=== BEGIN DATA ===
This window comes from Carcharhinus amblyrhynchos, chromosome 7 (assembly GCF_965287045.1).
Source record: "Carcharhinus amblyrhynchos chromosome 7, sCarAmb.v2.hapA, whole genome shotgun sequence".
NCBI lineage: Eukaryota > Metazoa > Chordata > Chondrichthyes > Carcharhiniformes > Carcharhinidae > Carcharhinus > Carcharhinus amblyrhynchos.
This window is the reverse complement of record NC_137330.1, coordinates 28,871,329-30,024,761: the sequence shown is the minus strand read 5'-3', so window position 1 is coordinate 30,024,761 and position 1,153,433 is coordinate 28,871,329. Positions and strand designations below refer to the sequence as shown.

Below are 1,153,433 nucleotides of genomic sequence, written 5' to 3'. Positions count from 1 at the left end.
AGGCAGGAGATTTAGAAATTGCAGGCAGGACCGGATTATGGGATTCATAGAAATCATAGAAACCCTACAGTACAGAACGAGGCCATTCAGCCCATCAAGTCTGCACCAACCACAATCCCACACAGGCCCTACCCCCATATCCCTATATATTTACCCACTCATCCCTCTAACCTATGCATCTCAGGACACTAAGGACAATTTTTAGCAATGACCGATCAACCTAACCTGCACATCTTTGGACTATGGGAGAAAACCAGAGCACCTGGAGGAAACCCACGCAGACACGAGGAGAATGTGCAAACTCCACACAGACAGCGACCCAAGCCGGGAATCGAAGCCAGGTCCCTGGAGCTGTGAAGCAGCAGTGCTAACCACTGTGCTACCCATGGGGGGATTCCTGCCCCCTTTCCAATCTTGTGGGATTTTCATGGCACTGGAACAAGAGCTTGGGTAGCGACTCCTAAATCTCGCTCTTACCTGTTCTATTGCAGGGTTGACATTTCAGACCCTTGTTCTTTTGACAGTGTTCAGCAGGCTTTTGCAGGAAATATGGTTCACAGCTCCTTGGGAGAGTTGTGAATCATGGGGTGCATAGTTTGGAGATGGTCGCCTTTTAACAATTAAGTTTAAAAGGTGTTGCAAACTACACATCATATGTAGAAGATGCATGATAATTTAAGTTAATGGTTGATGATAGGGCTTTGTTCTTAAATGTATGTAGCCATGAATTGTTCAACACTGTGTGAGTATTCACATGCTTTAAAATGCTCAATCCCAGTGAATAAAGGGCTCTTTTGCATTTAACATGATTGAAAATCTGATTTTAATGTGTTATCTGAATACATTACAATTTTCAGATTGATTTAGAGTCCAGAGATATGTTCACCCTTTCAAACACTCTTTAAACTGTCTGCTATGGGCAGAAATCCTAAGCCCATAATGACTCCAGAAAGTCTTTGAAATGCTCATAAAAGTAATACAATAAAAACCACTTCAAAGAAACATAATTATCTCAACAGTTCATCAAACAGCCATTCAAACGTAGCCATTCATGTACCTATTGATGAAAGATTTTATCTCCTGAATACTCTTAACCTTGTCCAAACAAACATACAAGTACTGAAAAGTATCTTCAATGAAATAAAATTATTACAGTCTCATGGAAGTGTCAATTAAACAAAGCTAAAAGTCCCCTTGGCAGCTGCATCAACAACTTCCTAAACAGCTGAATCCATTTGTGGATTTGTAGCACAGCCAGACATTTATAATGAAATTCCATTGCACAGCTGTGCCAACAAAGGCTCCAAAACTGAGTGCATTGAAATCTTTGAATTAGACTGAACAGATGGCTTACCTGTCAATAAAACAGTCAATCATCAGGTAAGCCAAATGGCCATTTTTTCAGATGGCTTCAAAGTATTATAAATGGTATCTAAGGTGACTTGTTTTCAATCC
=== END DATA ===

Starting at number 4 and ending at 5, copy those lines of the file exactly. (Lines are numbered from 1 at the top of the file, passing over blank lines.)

This window is the reverse complement of record NC_137330.1, coordinates 28,871,329-30,024,761: the sequence shown is the minus strand read 5'-3', so window position 1 is coordinate 30,024,761 and position 1,153,433 is coordinate 28,871,329. Positions and strand designations below refer to the sequence as shown.

Below are 1,153,433 nucleotides of genomic sequence, written 5' to 3'. Positions count from 1 at the left end.